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   Jeff Jacoby
Jeff Jacoby is a columnist for The Boston Globe.

Copyright Boston Globe

Nov. 10, 2002

It speaks well of the Massachusetts Democratic Party that it reacted to Tuesday's election with candid self-criticism. Leading Democrats rued their party's incoherent message; some even called for replacing the state chairman, Philip Johnston. Among Bay State Republicans, by contrast, there were no recriminations, no soul-searching. Anyone who didn't know better would think the Republicans had triumphed across the board.

In fact, except for Mitt Romney's election as governor -- admittedly no small deal -- Nov. 5 was a disaster for the state GOP. The Democrats won every other statewide office, 85 percent of the Legislature, and every seat in the congressional delegation, as well as eight of the 11 district attorney slots and 12 of the 14 registries of probate.

The reason so few Republicans won is that so few Republicans ran. Of the 160 state representative districts, they fielded candidates in just 62. Of the 40 senate districts, just 14. In what turned out to be a banner year for Republicans nationwide, the Massachusetts GOP mostly sat the election out.

In this space two years ago, I wrote, "What a disgrace. All over this state, there are conservative foot soldiers just itching to give the Democrats a fight, if only they had some Republican officers to lead them. But the foremost Republican in Massachusetts -- Governor Paul Cellucci -- shows no more interest in leading his party than Bill Weld did before him." Or, as it turned out, than Jane Swift did after him.

Now the foremost Republican in the state is Mitt Romney. In his career to date, he has turned around a tottering consulting firm and restored luster to a badly tarnished Olympics. He is confident he can rescue Beacon Hill from its fiscal crisis and slice $1 billion from the state budget. All well and good, but let's see if he's up to a real challenge: resurrecting the Massachusetts Republican Party.

Romney's victory proved that the Democratic machine, even when operating at peak strength, can be licked. But as long as the state's power structure remains overwhelmingly Democratic, he will have to battle for every inch of his agenda. Massachusetts voted against a Gang of Three, but dealing with the Gang of Two won't be easy, either. Not when they have armies of Democrats to back them up while he doesn't even have enough Republicans to sustain a veto.

Which is why Romney has to make the rebuilding of the GOP an urgent priority. That job should begin today. And it should begin by dusting off the road map that was followed the last time the party played to win.

When industrialist Ray Shamie became chairman of the state GOP 15 years ago, it was a debt-ridden, demoralized shambles. He hired Sandy Tennant as his executive director, and the two of them set about rebuilding the party from the ground up.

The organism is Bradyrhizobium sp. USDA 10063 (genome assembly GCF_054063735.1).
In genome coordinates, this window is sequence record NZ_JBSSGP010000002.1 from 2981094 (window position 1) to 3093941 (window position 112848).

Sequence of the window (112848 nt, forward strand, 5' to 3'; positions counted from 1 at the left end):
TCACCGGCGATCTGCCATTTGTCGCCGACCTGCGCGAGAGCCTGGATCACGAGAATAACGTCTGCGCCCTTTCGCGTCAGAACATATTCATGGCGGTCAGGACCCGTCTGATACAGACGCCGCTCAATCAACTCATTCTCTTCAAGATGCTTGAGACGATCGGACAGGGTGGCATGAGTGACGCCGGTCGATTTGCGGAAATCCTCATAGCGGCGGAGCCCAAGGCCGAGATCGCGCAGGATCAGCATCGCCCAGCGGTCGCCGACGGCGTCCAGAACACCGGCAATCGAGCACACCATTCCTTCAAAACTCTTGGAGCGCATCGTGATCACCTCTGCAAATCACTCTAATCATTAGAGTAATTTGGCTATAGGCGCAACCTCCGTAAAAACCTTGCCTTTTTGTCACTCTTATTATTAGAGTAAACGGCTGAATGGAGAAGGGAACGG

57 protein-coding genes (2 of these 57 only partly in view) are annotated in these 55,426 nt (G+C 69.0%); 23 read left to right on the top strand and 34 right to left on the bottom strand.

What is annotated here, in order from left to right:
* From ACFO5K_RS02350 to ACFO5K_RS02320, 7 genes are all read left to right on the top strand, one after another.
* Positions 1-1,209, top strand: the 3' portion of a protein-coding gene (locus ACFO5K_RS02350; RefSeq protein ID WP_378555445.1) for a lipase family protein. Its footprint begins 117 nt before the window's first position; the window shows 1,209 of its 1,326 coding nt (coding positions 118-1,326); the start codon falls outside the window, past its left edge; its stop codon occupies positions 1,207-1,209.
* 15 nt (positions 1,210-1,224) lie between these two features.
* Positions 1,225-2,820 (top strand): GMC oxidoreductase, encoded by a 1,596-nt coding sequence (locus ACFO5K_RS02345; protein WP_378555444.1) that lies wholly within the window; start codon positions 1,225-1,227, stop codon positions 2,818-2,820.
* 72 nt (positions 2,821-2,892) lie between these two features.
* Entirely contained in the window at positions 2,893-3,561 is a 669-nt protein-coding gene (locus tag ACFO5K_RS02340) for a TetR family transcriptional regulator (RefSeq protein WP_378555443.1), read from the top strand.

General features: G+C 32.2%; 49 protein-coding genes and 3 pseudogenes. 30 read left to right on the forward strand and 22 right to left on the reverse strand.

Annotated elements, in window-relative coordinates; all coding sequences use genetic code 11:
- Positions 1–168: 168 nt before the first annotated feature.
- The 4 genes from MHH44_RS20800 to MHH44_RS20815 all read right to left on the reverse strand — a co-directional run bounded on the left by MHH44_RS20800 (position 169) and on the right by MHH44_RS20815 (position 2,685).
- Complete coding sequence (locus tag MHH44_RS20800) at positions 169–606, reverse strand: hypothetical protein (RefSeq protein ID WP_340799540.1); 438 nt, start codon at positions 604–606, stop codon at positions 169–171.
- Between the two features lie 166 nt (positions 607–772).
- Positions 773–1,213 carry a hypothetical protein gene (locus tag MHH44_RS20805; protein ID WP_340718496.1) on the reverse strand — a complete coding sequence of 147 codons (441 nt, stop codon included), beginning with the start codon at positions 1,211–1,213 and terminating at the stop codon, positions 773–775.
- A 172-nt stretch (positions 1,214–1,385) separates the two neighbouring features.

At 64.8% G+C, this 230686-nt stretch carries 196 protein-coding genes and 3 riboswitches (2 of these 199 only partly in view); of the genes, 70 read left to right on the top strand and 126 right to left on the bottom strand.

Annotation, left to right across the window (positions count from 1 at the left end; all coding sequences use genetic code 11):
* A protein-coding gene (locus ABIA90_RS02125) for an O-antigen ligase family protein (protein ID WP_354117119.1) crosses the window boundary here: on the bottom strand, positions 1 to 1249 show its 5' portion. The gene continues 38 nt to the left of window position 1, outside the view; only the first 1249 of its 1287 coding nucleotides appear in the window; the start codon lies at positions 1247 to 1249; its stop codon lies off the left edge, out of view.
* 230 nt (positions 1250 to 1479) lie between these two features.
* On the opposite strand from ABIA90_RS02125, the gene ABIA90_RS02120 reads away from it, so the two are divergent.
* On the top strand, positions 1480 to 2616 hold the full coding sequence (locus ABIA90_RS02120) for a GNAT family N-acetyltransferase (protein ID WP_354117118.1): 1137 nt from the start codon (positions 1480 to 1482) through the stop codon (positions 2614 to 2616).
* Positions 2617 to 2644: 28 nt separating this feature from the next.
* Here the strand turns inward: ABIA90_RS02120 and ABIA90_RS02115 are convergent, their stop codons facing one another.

"We divided the state into regions," Tennant recollects. "In each one we had a political director whose job was to find candidates for every Senate and House race, every county race, every municipal race." The goal, he says, was "to see R's up and down the ballot."

Shamie revamped the fundraising operation, personally working the phones and reaching out to supporters who could help finance the party's reconstruction. Tennant hired a staff of 25, and put them to work amassing voter data, computerizing the party's chaotic files, setting up media events. Candidates attended weekend "campaign schools" to learn everything from how to conduct opposition research to how to get out the vote.

All the while, Shamie and Tennant avidly pressed their party's core message of lower taxes and greater freedom. They encouraged conservative Democrats to switch parties, and brought GOP headliners in from out of state.

They hustled. And the payoff came in 1990, when Republicans won the governor's, lieutenant governor's, and treasurer's offices, plus 40 percent of the state Senate. Massachusetts once again had a functioning two-party system, a fact confirmed two years later when they won a pair of seats in Congress.

But after Shamie and Tennant left, Weld -- then Cellucci, then Swift -- let the GOP sink back into oblivion. Romney inherits a hollow shell of a party, and it will again take a lot of hard work and hustle to restore it to life. It can happen, but only if the governor-elect takes a strong personal interest in making it happen.

Among other things, that means finding a party chairman and executive director with exceptional energy and savvy. It means once more making the state GOP a hub of activity and advocacy. It means pruning the deadwood on the 80-member Republican state committee.

But above all it means recruiting candidates -- not just for the marquee races, but for selectman and alderman and state rep. Healthy parties grow from the bottom up. Local offices are the farm team where major-league politicians learn the ropes and make connections. They, not governors and senators, are a party's future.

Even for a turnaround artist like Romney, producing "R's up and down the ballot" by 2004 won't be easy. But if he meant what he said about the dangers of one-party government, he hasn't got a choice.

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